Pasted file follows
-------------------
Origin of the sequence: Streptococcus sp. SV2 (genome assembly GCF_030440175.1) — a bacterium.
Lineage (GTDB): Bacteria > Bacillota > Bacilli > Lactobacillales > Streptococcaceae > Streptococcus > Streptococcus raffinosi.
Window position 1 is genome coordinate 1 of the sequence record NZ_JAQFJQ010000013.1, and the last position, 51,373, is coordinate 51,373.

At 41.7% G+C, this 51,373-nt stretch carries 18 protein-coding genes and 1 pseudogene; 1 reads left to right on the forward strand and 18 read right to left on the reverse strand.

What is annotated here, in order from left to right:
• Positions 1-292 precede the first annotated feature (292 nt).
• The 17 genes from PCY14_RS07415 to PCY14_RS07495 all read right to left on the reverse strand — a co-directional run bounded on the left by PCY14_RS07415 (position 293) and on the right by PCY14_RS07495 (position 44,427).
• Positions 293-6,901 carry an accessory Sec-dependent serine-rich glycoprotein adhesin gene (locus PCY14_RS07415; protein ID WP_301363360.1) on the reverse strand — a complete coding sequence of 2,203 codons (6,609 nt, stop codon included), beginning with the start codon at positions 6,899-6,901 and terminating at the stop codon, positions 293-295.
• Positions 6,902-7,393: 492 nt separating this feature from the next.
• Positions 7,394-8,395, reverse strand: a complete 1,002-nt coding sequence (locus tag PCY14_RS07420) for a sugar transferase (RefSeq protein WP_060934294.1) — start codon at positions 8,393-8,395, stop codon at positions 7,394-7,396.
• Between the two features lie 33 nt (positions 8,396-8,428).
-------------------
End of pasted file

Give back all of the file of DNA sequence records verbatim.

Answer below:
Origin of the sequence: Streptococcus sp. SV2 (genome assembly GCF_030440175.1) — a bacterium.
Lineage (GTDB): Bacteria > Bacillota > Bacilli > Lactobacillales > Streptococcaceae > Streptococcus > Streptococcus raffinosi.
Window position 1 is genome coordinate 1 of the sequence record NZ_JAQFJQ010000013.1, and the last position, 51,373, is coordinate 51,373.

At 41.7% G+C, this 51,373-nt stretch carries 18 protein-coding genes and 1 pseudogene; 1 reads left to right on the forward strand and 18 read right to left on the reverse strand.

What is annotated here, in order from left to right:
• Positions 1-292 precede the first annotated feature (292 nt).
• The 17 genes from PCY14_RS07415 to PCY14_RS07495 all read right to left on the reverse strand — a co-directional run bounded on the left by PCY14_RS07415 (position 293) and on the right by PCY14_RS07495 (position 44,427).
• Positions 293-6,901 carry an accessory Sec-dependent serine-rich glycoprotein adhesin gene (locus PCY14_RS07415; protein ID WP_301363360.1) on the reverse strand — a complete coding sequence of 2,203 codons (6,609 nt, stop codon included), beginning with the start codon at positions 6,899-6,901 and terminating at the stop codon, positions 293-295.
• Positions 6,902-7,393: 492 nt separating this feature from the next.
• Positions 7,394-8,395, reverse strand: a complete 1,002-nt coding sequence (locus tag PCY14_RS07420) for a sugar transferase (RefSeq protein WP_060934294.1) — start codon at positions 8,393-8,395, stop codon at positions 7,394-7,396.
• Between the two features lie 33 nt (positions 8,396-8,428).